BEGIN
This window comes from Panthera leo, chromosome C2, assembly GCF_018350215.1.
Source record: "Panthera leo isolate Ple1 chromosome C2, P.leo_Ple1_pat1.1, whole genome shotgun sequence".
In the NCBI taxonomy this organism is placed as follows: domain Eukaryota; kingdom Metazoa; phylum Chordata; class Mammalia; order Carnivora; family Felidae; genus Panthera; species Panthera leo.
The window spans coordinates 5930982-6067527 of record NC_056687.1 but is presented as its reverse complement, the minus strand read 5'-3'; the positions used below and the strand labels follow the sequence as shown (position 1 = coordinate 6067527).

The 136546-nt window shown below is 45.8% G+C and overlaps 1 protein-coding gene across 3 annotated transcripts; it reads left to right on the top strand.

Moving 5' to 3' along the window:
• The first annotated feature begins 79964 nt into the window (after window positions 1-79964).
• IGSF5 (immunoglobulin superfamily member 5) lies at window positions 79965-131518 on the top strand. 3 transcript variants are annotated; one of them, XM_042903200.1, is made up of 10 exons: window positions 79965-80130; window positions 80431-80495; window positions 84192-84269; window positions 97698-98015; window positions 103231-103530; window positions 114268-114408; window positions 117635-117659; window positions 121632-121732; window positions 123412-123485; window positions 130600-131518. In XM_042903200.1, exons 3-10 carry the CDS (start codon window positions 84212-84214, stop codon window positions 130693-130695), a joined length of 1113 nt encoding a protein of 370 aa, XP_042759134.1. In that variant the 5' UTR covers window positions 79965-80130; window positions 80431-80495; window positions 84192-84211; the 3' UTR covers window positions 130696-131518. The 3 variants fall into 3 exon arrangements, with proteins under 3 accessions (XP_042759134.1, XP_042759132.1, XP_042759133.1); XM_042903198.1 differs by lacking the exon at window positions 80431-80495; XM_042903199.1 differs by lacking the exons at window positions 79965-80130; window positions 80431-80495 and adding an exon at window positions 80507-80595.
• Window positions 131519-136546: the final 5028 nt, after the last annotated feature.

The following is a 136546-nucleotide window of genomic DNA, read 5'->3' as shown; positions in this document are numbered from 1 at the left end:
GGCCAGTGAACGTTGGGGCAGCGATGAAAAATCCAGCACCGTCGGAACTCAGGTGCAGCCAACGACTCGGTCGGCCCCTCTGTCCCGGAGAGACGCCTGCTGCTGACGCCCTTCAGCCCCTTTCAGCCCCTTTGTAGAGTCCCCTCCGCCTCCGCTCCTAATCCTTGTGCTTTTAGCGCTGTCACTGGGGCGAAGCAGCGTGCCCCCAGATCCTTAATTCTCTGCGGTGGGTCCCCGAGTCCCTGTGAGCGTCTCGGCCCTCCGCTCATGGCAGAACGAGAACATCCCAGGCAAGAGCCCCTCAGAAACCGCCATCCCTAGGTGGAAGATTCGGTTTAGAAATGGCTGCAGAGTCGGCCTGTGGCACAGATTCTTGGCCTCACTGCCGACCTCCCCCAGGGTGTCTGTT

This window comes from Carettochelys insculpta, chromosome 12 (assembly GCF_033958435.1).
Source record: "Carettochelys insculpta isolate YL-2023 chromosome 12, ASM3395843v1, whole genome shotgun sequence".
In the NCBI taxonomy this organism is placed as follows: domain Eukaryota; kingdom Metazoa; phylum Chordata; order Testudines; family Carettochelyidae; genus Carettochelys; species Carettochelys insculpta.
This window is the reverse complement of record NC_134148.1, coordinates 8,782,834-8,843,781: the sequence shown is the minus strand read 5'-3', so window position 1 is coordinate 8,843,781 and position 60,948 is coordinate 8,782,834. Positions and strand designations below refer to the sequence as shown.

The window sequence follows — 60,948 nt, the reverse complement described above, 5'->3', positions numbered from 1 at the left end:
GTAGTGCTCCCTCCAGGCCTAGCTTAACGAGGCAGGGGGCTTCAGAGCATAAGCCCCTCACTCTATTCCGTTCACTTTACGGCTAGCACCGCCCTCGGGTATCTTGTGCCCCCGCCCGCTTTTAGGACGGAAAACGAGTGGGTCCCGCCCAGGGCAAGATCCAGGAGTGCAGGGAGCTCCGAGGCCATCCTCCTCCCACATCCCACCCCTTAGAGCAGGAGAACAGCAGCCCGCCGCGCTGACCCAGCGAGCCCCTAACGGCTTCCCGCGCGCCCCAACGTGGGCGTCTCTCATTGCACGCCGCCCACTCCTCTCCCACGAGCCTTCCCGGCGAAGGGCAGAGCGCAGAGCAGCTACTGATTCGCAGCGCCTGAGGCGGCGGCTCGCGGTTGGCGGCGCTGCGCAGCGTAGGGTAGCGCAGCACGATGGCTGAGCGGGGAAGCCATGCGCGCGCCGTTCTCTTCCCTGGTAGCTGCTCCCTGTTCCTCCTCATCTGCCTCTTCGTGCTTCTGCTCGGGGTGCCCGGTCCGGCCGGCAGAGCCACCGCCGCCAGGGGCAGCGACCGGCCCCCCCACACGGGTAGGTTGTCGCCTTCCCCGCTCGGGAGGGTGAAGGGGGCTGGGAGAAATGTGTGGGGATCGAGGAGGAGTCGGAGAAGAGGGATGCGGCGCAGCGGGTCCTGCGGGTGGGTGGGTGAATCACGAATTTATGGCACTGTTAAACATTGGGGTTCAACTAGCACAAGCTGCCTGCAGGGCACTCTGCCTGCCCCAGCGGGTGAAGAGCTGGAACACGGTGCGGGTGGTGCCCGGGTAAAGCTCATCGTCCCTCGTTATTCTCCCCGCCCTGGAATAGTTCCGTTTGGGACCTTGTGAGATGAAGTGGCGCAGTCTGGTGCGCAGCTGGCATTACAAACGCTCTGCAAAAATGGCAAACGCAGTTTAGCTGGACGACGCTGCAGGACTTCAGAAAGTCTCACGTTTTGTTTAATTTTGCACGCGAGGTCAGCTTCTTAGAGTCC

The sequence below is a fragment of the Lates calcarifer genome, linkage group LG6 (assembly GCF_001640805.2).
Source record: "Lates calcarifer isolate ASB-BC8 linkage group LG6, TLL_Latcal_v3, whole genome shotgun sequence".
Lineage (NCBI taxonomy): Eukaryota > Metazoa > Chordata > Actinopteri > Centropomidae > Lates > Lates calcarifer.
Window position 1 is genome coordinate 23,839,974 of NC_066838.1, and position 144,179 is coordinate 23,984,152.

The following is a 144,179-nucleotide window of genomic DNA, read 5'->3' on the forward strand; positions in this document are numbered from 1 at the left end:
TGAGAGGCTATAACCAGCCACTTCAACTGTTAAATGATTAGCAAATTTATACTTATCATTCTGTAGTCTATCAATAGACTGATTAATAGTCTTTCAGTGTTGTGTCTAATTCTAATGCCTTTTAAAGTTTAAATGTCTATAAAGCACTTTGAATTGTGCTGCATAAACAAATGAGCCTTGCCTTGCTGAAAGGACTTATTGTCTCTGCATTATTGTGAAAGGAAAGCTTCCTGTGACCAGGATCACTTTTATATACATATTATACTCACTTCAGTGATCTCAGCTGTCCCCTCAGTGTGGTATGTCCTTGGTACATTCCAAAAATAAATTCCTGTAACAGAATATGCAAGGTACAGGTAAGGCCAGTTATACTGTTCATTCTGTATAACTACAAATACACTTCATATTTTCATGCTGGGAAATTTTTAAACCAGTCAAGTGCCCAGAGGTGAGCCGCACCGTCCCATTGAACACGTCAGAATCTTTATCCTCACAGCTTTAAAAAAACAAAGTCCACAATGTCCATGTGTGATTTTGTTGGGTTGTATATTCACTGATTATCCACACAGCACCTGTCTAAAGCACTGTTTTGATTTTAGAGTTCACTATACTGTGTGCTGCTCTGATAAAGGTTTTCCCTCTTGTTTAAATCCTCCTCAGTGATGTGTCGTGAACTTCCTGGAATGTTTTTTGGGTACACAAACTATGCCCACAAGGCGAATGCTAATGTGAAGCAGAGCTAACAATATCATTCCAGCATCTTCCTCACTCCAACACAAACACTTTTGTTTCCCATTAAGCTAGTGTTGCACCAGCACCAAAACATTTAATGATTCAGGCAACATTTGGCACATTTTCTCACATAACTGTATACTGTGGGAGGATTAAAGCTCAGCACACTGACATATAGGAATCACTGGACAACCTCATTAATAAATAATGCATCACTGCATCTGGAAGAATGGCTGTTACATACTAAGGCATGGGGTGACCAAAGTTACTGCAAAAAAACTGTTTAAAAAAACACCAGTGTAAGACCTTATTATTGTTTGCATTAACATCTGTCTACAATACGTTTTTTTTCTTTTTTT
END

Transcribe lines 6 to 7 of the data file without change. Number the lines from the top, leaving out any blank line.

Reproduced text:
Moving 5' to 3' along the window:
• The first annotated feature begins 79964 nt into the window (after window positions 1-79964).